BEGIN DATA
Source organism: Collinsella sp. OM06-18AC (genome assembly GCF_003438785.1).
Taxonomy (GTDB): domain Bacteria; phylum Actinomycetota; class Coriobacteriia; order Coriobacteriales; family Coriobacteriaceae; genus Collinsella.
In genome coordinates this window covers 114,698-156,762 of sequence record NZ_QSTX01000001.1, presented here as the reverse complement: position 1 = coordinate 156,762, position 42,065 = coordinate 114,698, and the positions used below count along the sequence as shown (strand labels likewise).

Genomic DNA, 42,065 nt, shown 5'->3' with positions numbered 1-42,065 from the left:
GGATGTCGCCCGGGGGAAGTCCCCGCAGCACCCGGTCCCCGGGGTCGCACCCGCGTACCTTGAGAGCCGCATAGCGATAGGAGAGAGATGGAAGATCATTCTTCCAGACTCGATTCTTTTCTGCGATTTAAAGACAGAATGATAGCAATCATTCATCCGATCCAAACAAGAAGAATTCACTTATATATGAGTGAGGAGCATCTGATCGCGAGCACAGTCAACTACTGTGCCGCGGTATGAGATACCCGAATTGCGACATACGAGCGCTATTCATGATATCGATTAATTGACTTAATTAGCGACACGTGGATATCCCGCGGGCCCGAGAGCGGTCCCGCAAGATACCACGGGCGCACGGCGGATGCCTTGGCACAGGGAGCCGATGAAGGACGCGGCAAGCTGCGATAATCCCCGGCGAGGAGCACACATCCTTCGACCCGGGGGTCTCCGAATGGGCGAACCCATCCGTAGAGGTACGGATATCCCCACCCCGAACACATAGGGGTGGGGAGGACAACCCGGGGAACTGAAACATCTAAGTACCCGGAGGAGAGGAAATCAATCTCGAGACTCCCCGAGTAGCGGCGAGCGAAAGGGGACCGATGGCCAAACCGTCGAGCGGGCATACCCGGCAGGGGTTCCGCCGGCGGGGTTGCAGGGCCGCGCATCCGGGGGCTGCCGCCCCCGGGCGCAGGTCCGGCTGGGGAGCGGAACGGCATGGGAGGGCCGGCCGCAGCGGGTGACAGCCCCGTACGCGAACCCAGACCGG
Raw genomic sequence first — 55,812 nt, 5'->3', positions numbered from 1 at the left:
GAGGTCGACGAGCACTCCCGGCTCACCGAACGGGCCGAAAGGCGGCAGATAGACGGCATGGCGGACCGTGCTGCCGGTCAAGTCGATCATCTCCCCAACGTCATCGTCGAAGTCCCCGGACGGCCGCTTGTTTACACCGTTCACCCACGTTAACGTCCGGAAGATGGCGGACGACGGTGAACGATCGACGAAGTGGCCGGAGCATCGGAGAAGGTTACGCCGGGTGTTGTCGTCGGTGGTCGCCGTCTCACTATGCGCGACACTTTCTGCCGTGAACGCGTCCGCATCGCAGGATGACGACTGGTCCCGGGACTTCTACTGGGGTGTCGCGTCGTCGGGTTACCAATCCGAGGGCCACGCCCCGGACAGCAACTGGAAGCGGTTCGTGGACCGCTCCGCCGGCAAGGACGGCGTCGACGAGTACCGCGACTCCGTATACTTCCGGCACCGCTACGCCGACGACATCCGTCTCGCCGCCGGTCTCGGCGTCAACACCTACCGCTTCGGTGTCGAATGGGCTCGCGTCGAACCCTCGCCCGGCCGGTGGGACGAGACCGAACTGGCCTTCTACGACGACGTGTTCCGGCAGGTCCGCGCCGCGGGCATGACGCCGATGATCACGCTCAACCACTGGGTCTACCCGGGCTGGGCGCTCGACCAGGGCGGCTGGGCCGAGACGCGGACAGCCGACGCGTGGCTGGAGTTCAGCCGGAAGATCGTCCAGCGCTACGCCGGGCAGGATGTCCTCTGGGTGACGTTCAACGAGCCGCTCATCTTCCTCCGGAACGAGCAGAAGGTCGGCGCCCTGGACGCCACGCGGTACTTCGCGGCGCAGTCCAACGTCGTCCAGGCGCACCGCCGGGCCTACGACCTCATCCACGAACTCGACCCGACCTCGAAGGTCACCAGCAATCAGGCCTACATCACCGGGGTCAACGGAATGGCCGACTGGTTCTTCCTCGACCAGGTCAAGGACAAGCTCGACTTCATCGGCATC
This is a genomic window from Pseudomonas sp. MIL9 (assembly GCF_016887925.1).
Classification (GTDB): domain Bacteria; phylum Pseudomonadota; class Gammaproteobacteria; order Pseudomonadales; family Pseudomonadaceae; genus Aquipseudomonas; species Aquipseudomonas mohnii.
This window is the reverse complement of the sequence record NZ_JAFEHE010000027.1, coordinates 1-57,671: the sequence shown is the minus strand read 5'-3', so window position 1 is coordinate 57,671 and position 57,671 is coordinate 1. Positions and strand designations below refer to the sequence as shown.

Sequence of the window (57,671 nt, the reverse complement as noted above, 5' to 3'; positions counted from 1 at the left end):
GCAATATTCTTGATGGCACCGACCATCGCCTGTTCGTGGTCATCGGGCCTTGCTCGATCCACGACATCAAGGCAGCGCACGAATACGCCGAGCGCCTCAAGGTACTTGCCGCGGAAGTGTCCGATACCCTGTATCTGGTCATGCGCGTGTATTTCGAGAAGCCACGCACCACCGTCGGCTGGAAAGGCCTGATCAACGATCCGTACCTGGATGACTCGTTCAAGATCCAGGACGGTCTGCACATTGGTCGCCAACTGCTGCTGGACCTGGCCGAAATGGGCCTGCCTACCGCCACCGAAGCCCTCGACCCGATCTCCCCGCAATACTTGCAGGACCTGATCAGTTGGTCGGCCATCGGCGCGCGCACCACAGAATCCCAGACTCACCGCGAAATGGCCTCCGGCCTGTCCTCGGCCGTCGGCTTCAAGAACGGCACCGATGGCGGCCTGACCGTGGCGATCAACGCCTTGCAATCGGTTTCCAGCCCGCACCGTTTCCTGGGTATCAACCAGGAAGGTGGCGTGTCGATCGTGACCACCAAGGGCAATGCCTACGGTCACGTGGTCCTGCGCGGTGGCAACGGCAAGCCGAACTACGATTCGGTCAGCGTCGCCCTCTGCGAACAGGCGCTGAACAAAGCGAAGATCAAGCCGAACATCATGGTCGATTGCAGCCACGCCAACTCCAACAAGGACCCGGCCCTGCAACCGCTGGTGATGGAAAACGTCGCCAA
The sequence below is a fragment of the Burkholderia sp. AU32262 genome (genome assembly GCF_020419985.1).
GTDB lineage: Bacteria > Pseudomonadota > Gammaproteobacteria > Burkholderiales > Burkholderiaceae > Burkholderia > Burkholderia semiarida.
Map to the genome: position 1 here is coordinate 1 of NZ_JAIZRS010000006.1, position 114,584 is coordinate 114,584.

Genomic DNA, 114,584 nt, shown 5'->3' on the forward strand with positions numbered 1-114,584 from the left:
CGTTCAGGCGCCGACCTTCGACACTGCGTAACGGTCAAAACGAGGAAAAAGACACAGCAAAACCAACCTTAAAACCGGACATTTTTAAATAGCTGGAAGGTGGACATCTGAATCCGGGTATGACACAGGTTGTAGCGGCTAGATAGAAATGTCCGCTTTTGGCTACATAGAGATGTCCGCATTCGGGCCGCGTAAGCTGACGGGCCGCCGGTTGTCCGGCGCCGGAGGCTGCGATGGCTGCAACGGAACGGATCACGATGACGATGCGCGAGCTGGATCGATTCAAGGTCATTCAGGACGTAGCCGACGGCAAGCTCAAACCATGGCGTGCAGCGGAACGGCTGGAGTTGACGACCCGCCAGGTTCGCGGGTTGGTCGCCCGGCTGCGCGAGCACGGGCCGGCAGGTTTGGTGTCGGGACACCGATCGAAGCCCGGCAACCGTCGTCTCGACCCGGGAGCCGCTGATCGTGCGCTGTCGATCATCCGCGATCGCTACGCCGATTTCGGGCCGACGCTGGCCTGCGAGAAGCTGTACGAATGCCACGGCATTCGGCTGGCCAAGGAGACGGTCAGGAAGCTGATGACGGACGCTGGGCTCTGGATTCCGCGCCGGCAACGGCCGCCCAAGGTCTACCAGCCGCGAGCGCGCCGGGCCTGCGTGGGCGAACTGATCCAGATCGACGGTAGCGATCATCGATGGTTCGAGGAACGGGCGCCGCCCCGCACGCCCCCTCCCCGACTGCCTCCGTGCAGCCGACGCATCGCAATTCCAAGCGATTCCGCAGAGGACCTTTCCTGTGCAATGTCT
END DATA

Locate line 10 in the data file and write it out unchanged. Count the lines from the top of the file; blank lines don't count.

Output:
This window is the reverse complement of the sequence record NZ_JAFEHE010000027.1, coordinates 1-57,671: the sequence shown is the minus strand read 5'-3', so window position 1 is coordinate 57,671 and position 57,671 is coordinate 1. Positions and strand designations below refer to the sequence as shown.